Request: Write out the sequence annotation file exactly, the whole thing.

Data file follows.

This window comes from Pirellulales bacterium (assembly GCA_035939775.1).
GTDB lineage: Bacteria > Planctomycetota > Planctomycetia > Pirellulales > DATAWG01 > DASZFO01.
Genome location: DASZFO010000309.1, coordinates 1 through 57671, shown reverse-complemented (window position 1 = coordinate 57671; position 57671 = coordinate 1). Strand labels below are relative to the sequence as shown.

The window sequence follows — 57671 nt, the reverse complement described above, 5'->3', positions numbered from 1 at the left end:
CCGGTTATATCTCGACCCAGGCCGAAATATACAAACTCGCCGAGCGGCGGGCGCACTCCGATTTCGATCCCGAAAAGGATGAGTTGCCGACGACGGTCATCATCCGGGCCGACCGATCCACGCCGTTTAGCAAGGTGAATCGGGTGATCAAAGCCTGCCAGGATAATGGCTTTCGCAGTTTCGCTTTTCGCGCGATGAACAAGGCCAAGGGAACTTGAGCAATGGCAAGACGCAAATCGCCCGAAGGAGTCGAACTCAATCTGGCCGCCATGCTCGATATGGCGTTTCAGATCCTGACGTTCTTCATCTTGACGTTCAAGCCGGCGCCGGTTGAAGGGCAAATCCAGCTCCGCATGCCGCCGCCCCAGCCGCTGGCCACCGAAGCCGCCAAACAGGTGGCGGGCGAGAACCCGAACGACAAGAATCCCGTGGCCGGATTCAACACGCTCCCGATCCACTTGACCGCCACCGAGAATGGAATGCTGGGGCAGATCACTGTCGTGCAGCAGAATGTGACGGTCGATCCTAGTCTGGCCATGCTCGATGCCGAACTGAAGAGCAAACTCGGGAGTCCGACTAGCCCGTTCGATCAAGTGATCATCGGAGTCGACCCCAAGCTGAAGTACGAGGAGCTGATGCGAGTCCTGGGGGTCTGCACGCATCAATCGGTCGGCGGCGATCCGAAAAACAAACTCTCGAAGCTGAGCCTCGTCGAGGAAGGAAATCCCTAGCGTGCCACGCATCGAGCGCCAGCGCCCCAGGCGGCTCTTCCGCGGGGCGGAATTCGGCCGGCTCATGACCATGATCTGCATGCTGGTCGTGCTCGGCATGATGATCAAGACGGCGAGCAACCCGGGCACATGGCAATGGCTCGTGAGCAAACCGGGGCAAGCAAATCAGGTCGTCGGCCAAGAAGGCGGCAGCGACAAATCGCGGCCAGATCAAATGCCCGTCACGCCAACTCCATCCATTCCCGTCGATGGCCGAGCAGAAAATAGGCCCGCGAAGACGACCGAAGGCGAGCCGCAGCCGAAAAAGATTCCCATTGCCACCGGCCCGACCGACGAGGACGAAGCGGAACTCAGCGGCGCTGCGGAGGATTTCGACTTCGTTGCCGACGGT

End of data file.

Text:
This window comes from Pirellulales bacterium (assembly GCA_035939775.1).
GTDB lineage: Bacteria > Planctomycetota > Planctomycetia > Pirellulales > DATAWG01 > DASZFO01.
Genome location: DASZFO010000309.1, coordinates 1 through 57671, shown reverse-complemented (window position 1 = coordinate 57671; position 57671 = coordinate 1). Strand labels below are relative to the sequence as shown.

The window sequence follows — 57671 nt, the reverse complement described above, 5'->3', positions numbered from 1 at the left end:
CCGGTTATATCTCGACCCAGGCCGAAATATACAAACTCGCCGAGCGGCGGGCGCACTCCGATTTCGATCCCGAAAAGGATGAGTTGCCGACGACGGTCATCATCCGGGCCGACCGATCCACGCCGTTTAGCAAGGTGAATCGGGTGATCAAAGCCTGCCAGGATAATGGCTTTCGCAGTTTCGCTTTTCGCGCGATGAACAAGGCCAAGGGAACTTGAGCAATGGCAAGACGCAAATCGCCCGAAGGAGTCGAACTCAATCTGGCCGCCATGCTCGATATGGCGTTTCAGATCCTGACGTTCTTCATCTTGACGTTCAAGCCGGCGCCGGTTGAAGGGCAAATCCAGCTCCGCATGCCGCCGCCCCAGCCGCTGGCCACCGAAGCCGCCAAACAGGTGGCGGGCGAGAACCCGAACGACAAGAATCCCGTGGCCGGATTCAACACGCTCCCGATCCACTTGACCGCCACCGAGAATGGAATGCTGGGGCAGATCACTGTCGTGCAGCAGAATGTGACGGTCGATCCTAGTCTGGCCATGCTCGATGCCGAACTGAAGAGCAAACTCGGGAGTCCGACTAGCCCGTTCGATCAAGTGATCATCGGAGTCGACCCCAAGCTGAAGTACGAGGAGCTGATGCGAGTCCTGGGGGTCTGCACGCATCAATCGGTCGGCGGCGATCCGAAAAACAAACTCTCGAAGCTGAGCCTCGTCGAGGAAGGAAATCCCTAGCGTGCCACGCATCGAGCGCCAGCGCCCCAGGCGGCTCTTCCGCGGGGCGGAATTCGGCCGGCTCATGACCATGATCTGCATGCTGGTCGTGCTCGGCATGATGATCAAGACGGCGAGCAACCCGGGCACATGGCAATGGCTCGTGAGCAAACCGGGGCAAGCAAATCAGGTCGTCGGCCAAGAAGGCGGCAGCGACAAATCGCGGCCAGATCAAATGCCCGTCACGCCAACTCCATCCATTCCCGTCGATGGCCGAGCAGAAAATAGGCCCGCGAAGACGACCGAAGGCGAGCCGCAGCCGAAAAAGATTCCCATTGCCACCGGCCCGACCGACGAGGACGAAGCGGAACTCAGCGGCGCTGCGGAGGATTTCGACTTCGTTGCCGACGGT